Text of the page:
HFCL GLOSSARY S
. SELF . SELF-DISCLOSURE . SEMIOTICS
. SIGN . SOCIAL CONSTRUCTION OF
REALITY . SOCIETY . SPEECH
. SPEECH ACT THEORY . SYNTAGM
. SYSTEM .
SELF [HFCL TUTORIAL]
The individual human being. Human communication is said to originate within the minds of individual selves.
SELF-DISCLOSURE [HFCL TUTORIAL]
The act of providing others with information about oneself.
SEMIOTICS [HFCL TUTORIAL]
Semiotic theory explains the process by which meaning arises during the perception and interpretation of sensory data. There are a number of variations of the model, however the semiotic triangle is probably the most common. The semiotic triangle model include three elements:
- a perception of something that exists in the physical world,
- an object or concept to which the perception is said to refer,
- a thought, image or concept that is formed in the mind as a result of the perception and which relates to the object.
It is this relationship, present among the elements of the many signs that human beings constantly encounter, that forms the basis for the patterns of meaning that develop in human communication. Models involving the use of signs have been developed by a number of semiotic theoreticians, most notably, Saussure and Pierce. See also Barthes, Eco.
Semiotic approaches to the analysis of communication texts often begin by
first identifying the paradigms involved.
The following is an example of a [paradigmatic
semiotic analysis]. More complex semiotic analysis focuses on the changes
that occur in the structure of the sygntagms
over time. The following is an example of a [syntagmatic
Loosely defined as "a pattern of data which, when perceived, brings to mind
something other than itself," the notion of the sign is central to the semiotic
approach to the study of communication. The term can refer to the relationship
among the elements of the semiotic model, or it can be used to indicate
the first of the three elements, i.e., the physical thing perceived.
SOCIAL CONSTRUCTION OF
TUTORIAL: THE COMMUNICATION ENVIRONMENT]
The theory, as expounded by Berger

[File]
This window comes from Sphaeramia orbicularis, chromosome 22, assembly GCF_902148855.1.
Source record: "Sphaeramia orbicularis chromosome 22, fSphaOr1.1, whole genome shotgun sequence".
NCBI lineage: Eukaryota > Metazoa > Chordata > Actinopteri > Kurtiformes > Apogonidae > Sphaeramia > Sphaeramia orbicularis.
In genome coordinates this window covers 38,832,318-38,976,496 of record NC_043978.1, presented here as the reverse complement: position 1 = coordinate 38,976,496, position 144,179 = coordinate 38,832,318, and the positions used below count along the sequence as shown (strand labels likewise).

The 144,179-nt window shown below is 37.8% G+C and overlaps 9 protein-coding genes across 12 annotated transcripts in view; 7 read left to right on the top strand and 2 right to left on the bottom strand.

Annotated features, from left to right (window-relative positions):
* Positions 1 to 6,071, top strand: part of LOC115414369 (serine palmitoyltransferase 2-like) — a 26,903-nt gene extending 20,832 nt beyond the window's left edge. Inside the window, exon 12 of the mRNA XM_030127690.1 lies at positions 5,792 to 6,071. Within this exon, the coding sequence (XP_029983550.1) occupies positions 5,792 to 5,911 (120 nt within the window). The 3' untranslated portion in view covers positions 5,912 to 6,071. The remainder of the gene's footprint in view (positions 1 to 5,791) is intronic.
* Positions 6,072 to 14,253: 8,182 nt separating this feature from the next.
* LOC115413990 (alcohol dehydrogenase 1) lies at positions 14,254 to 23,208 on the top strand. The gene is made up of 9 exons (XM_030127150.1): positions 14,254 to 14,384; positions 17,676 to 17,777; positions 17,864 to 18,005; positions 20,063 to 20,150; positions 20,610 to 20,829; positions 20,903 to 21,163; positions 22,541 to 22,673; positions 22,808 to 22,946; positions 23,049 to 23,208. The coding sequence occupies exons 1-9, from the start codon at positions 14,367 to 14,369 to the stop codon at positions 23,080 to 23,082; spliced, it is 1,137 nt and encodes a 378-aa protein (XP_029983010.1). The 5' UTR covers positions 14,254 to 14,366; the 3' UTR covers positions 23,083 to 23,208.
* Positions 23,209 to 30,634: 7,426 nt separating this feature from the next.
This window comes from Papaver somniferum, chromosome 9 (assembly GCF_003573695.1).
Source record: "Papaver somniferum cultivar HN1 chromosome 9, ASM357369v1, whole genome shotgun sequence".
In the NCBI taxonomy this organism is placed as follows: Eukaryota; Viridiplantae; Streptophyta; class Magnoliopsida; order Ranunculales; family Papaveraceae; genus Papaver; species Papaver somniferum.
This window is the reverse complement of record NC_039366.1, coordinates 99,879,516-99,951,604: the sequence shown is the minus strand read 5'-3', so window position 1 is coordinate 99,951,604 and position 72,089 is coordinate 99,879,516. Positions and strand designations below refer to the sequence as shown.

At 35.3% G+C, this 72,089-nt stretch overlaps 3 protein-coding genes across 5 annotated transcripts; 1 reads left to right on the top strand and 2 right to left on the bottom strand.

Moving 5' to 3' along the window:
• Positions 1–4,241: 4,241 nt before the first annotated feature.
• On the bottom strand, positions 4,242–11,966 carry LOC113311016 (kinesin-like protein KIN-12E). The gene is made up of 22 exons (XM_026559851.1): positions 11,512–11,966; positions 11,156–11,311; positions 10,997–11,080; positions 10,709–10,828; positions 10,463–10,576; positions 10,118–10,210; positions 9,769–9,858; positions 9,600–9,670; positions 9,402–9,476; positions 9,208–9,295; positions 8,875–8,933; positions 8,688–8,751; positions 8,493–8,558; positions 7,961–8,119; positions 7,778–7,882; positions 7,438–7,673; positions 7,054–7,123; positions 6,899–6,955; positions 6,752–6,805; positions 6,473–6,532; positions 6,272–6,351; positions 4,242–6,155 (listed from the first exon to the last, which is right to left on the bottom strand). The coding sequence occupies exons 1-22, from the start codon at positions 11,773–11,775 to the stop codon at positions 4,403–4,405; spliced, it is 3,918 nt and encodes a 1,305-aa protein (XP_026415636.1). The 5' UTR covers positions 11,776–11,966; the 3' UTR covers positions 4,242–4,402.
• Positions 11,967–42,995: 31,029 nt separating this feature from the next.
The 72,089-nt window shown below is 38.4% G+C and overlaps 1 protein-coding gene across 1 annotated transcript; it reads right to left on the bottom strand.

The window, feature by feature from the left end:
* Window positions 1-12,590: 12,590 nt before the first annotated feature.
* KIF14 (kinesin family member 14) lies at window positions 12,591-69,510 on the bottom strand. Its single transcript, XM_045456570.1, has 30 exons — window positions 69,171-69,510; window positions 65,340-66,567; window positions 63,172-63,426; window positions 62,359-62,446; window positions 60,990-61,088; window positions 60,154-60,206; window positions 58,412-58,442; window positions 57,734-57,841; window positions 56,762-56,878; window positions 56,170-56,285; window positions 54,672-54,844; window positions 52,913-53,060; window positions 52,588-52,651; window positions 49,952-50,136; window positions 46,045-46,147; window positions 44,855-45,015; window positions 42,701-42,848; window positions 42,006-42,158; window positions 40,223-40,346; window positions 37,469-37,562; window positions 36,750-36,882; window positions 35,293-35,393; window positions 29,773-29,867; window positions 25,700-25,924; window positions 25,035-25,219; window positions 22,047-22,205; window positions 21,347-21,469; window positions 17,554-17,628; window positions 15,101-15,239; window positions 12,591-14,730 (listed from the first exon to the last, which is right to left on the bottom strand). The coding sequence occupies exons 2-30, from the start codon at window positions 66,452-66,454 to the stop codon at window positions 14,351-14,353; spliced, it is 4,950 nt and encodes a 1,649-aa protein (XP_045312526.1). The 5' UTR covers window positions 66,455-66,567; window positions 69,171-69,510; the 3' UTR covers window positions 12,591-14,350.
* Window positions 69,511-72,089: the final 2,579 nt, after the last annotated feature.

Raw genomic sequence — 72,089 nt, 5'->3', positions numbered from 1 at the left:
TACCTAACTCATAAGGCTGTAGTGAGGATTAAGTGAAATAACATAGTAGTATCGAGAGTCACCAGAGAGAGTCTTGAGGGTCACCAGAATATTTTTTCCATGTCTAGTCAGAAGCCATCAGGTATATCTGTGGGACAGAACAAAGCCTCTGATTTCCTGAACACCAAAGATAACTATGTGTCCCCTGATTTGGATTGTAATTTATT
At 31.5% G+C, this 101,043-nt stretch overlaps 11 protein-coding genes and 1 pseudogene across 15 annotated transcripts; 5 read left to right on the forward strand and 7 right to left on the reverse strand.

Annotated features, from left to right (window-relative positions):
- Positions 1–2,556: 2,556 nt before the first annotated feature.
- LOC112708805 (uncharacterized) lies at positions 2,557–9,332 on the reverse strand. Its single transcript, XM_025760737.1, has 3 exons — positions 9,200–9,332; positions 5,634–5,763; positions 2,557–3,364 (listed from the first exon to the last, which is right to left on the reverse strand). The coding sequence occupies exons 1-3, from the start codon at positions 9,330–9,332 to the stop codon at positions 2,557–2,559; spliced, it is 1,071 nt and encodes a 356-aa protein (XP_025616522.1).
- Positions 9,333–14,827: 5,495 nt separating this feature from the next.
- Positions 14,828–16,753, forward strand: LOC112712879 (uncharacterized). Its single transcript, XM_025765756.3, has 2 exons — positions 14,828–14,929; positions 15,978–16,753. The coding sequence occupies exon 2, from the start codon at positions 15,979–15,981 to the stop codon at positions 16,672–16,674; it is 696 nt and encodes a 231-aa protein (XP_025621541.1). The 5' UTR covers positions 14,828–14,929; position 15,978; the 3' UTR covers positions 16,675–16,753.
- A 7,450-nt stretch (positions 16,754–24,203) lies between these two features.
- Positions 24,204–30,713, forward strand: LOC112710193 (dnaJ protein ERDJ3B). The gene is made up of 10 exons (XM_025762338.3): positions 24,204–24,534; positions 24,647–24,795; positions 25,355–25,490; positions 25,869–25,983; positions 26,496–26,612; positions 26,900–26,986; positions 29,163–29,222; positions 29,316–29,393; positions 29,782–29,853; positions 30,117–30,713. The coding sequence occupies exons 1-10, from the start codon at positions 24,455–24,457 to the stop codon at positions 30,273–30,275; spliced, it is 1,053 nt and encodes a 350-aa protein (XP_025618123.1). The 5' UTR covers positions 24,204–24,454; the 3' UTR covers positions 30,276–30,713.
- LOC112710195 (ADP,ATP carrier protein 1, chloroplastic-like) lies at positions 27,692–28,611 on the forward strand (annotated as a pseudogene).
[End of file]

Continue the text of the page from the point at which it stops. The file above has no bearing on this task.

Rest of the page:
and Luckmann, that the actions of human beings as they live their everyday
lives create a social reality that is as unavoidable as the non-social reality
that is usually termed "nature."
[Summary of the Model]
Although any group of humans connected by means of communications may be termed a "society," the term usually refers to a very large group that has developed a wide variety of shared languages, institutions and behaviors.
TUTORIAL: SIGNS AND LANGUAGE]
A form of communication that propagates messages using language via the
medium of sound.
Speech is generally acscribed only to humans, although arguments are made
in support of beings such as dolphins, whales and various primates.
TO GIVE A SPEECH: to speek formally to an audience.
Speeches of this type may be categorized as informative, persuasive, and
so on as described in the study of Rhetoric.
SPEECH COMMUNICATION: the study of speaking and speech. This may involve
the biology, physiology, physics, psychology and sociology of the speech
act. It may involve the study of the art of public speaking. It may involve
the analysis of the nature of speech in social discourse.
SPEECH ACT THEORY [HFCL TUTORIAL: RELATIONSHIPS]
The study of human speech as action.
See also: Searle.
SYNTAGM [HFCL TUTORIAL: SEMIOTICS]
In semiotics a sign constructed from other, more fundamental signs. The set of available fundamental signs is called the paradigm of the syntagm.
SYSTEM [HFCL TUTORIAL: THE COMMUNICATION PROCESS]
A collection of interrelated parts. The parts and relationships that comprise the system are distinguished from the rest of the world (or the environment) by a boundary.
Systems theory is the study of the nature of systems. Systems analysis is the engineering discipline that uses systems theory as a framework for studying and modifying the world.
See also: Weinberg, Wilden, Boulding
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